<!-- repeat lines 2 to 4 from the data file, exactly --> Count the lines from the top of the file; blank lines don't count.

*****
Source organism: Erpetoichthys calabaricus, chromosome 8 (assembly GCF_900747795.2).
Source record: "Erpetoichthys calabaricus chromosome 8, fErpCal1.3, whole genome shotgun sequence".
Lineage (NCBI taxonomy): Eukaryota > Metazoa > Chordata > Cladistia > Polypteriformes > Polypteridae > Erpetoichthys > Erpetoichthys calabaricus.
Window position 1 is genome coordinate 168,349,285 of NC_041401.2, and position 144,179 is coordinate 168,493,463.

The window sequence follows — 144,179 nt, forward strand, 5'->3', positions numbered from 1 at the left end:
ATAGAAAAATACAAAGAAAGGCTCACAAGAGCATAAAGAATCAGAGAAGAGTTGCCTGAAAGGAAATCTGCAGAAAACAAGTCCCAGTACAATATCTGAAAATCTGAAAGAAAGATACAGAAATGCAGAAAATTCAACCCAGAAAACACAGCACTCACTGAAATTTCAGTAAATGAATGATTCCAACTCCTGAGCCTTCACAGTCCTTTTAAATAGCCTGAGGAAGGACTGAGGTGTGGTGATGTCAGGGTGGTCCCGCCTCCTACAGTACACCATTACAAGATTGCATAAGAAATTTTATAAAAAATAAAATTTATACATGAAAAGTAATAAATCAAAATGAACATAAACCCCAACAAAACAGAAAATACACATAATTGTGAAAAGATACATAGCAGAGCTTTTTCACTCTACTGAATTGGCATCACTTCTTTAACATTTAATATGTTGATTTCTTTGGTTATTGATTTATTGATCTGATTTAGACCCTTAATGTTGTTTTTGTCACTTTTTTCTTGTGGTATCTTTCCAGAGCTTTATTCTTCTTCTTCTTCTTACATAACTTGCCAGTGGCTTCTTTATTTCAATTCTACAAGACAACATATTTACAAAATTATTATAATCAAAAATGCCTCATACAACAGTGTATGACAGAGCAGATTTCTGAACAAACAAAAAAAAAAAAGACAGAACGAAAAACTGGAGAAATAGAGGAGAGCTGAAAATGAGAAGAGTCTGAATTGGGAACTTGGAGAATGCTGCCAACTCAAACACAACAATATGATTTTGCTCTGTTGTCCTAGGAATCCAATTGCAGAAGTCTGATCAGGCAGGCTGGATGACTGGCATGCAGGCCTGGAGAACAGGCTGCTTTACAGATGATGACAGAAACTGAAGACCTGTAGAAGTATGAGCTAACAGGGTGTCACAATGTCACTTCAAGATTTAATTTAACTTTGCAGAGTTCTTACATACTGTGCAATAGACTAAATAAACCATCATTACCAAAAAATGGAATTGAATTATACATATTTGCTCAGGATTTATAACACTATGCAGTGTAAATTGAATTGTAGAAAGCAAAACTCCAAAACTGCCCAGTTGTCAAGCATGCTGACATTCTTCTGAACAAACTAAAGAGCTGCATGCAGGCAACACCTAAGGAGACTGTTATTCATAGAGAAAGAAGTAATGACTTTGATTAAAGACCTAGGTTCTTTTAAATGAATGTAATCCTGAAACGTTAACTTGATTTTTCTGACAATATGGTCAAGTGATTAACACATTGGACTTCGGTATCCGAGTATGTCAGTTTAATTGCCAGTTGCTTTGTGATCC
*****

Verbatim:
Source record: "Erpetoichthys calabaricus chromosome 8, fErpCal1.3, whole genome shotgun sequence".
Lineage (NCBI taxonomy): Eukaryota > Metazoa > Chordata > Cladistia > Polypteriformes > Polypteridae > Erpetoichthys > Erpetoichthys calabaricus.
Window position 1 is genome coordinate 168,349,285 of NC_041401.2, and position 144,179 is coordinate 168,493,463.